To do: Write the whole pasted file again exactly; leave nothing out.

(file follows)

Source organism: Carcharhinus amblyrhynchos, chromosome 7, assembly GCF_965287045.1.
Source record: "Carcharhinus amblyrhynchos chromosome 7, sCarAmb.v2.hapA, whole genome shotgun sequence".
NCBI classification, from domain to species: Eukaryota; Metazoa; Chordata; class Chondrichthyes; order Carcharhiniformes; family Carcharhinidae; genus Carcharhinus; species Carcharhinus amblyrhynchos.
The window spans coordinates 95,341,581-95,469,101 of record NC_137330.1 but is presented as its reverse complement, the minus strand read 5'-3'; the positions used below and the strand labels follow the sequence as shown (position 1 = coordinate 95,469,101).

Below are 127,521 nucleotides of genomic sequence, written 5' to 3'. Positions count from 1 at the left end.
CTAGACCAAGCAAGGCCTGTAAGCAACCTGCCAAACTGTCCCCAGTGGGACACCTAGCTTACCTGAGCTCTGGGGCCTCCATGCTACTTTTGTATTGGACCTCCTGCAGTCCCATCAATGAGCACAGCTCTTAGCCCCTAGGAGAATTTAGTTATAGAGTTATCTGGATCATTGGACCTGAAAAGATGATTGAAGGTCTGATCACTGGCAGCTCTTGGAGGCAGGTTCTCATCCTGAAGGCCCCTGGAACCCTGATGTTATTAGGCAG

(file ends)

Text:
Source organism: Carcharhinus amblyrhynchos, chromosome 7, assembly GCF_965287045.1.
Source record: "Carcharhinus amblyrhynchos chromosome 7, sCarAmb.v2.hapA, whole genome shotgun sequence".
NCBI classification, from domain to species: Eukaryota; Metazoa; Chordata; class Chondrichthyes; order Carcharhiniformes; family Carcharhinidae; genus Carcharhinus; species Carcharhinus amblyrhynchos.
The window spans coordinates 95,341,581-95,469,101 of record NC_137330.1 but is presented as its reverse complement, the minus strand read 5'-3'; the positions used below and the strand labels follow the sequence as shown (position 1 = coordinate 95,469,101).

Below are 127,521 nucleotides of genomic sequence, written 5' to 3'. Positions count from 1 at the left end.
CTAGACCAAGCAAGGCCTGTAAGCAACCTGCCAAACTGTCCCCAGTGGGACACCTAGCTTACCTGAGCTCTGGGGCCTCCATGCTACTTTTGTATTGGACCTCCTGCAGTCCCATCAATGAGCACAGCTCTTAGCCCCTAGGAGAATTTAGTTATAGAGTTATCTGGATCATTGGACCTGAAAAGATGATTGAAGGTCTGATCACTGGCAGCTCTTGGAGGCAGGTTCTCATCCTGAAGGCCCCTGGAACCCTGATGTTATTAGGCAG